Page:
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No Place Like the City of Homes for Charlie Baker?…

Mayor Domenic Sarno, Gov-elect Charlie Baker and Councilor Tim Rooke (via Facebook/City of Springfield)

Charlie Baker may be the next governor of Massachusetts, but the commonwealth remains solidly Democratic country. Unlike Bill Weld who for a time had a veto-proof majority or Paul Cellucci who had something to gain—ambassadorship to Canada—Baker has little reason not play ball with Beacon Hill Dems. Nor is he likely to try to annihilate them as Romney tried in 2004. Baker provided little under ticket support for his fellow Republicans and so-called grassroots efforts to do the same via Mass Fiscal fizzled.

This all means that for the most part Democratic governance in the commonwealth is unlikely to change much. However, there may be other impacts of Baker’s election that may or may not have implications for Springfield and some elected leaders.

Aside from the deficit brought on by impending cut in the income tax and lower than expected collection of fees, there is no immediate threat to Springfield in Baker’s win. Local aide remains an important lifeline that can affect the city short-term, but both parties have shown little compunction about cutting it. The welfare reform Baker promised is already law and it seems hard to imagine he would oppose job training and the like.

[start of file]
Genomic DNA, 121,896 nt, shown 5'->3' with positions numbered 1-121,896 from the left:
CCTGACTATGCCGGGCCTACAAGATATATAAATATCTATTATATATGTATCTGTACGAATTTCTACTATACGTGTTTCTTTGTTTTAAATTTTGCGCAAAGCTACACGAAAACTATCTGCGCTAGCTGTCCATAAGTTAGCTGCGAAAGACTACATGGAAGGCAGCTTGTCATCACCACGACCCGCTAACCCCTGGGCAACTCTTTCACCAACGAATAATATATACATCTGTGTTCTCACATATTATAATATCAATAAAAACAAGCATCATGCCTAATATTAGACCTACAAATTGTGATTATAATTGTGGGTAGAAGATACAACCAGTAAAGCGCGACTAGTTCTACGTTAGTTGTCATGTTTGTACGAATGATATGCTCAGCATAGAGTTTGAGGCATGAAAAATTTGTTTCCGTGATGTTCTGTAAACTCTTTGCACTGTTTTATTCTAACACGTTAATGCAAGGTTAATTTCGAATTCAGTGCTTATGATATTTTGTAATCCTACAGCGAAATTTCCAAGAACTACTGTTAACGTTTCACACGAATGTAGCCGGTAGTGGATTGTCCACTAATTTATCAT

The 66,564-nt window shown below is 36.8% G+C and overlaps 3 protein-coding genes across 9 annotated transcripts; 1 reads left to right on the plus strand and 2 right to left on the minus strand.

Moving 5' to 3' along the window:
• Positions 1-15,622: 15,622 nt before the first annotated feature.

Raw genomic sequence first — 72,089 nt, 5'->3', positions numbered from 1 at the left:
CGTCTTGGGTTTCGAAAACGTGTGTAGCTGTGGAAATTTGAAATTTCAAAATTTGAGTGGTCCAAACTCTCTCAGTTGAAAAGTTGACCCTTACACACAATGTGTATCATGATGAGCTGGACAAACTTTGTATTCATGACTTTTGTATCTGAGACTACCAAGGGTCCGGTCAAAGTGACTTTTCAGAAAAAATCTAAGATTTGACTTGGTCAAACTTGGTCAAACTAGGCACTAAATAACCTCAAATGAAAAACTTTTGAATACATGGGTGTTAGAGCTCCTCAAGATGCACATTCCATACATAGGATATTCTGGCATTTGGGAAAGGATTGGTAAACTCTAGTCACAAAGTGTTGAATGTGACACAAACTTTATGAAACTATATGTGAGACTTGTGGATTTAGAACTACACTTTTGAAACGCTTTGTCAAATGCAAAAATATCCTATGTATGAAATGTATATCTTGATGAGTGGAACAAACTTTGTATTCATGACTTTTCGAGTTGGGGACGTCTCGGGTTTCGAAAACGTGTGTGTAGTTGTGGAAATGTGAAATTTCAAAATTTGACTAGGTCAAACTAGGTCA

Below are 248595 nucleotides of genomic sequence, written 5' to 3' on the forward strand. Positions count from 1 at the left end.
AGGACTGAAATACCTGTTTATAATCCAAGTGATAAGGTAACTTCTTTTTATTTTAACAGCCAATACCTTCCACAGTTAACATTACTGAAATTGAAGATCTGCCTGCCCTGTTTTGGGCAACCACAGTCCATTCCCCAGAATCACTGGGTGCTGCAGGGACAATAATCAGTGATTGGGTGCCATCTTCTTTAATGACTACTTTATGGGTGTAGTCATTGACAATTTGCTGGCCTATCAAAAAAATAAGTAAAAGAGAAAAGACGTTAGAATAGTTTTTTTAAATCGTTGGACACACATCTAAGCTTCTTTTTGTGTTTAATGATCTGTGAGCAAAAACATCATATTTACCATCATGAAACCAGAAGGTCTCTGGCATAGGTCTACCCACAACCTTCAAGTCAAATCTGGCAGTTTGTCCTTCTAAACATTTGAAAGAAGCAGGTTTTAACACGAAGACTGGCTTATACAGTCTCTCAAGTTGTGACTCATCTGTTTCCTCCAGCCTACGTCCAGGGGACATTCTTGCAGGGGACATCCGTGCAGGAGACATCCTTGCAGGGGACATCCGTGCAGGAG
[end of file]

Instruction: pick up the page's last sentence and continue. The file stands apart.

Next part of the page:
A Democratic governor, arguably would have been more aggressive in pursuing policy to help Springfield, but there is little reason to fear a Republican will change enough to unsteady the city’s ship right away. Baker’s most consequential appointment short-term will be who heads the department Baker himself once ran: Administration & Finance. That department has a role in Springfield’s finances by statute and in the selection of the Chief Administrative and Financial Officer, although for now that post is in good hands.

Baker after the Springfield City Stage Debate (WMassP&I)

Baker is widely expected to appoint a bipartisan cabinet, but the big question is what defines bipartisan. On some level, this will come down to Baker’s motivations and magnanimity. There are two goals of the transition process: staffing your cabinet to meet your priorities and rewarding supporters. To meet that bipartisan goal, will Baker merely install the small clutch of Dems that backed him or will he reach into the well of Democratic professionals to put in smart people regardless of who they backed on Tuesday?